On the third-party organizer front, especially in the West, you only have to look as far as ESL to see how seriously mobile esports is being taken. As well as hosting regular online events for the likes of Call of Duty: Mobile, Clash of Clans, Brawls Stars, and Clash Royale, they have the ESL Mobile Open for elite players.

Clash Royale League World Finals
Supercell
The Clash Royale League World Finals are always a spectacle, rivaling events in almost any other game.

Recently incorporating the Middle East and North Africa into the European arm of the competition, it’s said that ESL hosted over 500,000 players in the inaugural season alone. The second season involves PUBG Mobile, Auto Chess, Asphalt 9: Legends, and Clash of Clans, and will be expecting even more success with the widening of the player base.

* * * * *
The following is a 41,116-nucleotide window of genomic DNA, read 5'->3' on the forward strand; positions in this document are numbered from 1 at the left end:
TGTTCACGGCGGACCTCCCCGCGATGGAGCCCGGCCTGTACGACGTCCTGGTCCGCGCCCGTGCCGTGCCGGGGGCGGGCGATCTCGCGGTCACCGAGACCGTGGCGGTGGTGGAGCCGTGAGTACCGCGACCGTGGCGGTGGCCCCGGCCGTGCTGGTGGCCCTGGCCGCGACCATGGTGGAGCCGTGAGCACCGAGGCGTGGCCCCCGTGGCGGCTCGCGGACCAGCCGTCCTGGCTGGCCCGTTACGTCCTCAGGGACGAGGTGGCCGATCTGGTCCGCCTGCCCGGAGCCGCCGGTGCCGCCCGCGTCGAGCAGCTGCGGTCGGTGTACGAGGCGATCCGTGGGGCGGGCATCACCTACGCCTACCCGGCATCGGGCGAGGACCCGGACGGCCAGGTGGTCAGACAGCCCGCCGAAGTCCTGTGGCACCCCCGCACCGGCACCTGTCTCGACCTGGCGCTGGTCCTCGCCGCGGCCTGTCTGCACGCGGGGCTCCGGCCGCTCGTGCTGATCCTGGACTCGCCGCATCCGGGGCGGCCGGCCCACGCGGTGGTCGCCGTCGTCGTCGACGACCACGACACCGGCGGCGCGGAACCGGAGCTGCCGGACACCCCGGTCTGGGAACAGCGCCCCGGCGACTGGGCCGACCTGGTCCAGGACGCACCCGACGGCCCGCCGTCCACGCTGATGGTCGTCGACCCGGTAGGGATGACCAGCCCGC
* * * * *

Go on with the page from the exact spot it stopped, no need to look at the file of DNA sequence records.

In North America, the Mobile Open from ESL is already in its sixth season and has a headline sponsorship from the world’s largest telecommunications company, AT&T. There are other examples of infrastructure being fleshed out for mobile titles, but you get the gist.

A sight for sore eyes

One major factor of how we define success in esports is viewership. With a healthy amount of eyeballs on a product comes sponsorship opportunities, bragging rights, and further validation that fans are interested in watching the elite face off against each other.

With that in mind, it’s never been clearer that mobile esports isn’t just a major part of the future of the industry — it has already arrived. According to analytics agency Esports Charts, mobile events made up three of the five most popular tournaments in October 2020. This happened alongside the League of Legends World Championship taking place, which is not only one of the most anticipated occasions in the esports calendar but as it turned out to be one of the only LAN events we’d seen in six months.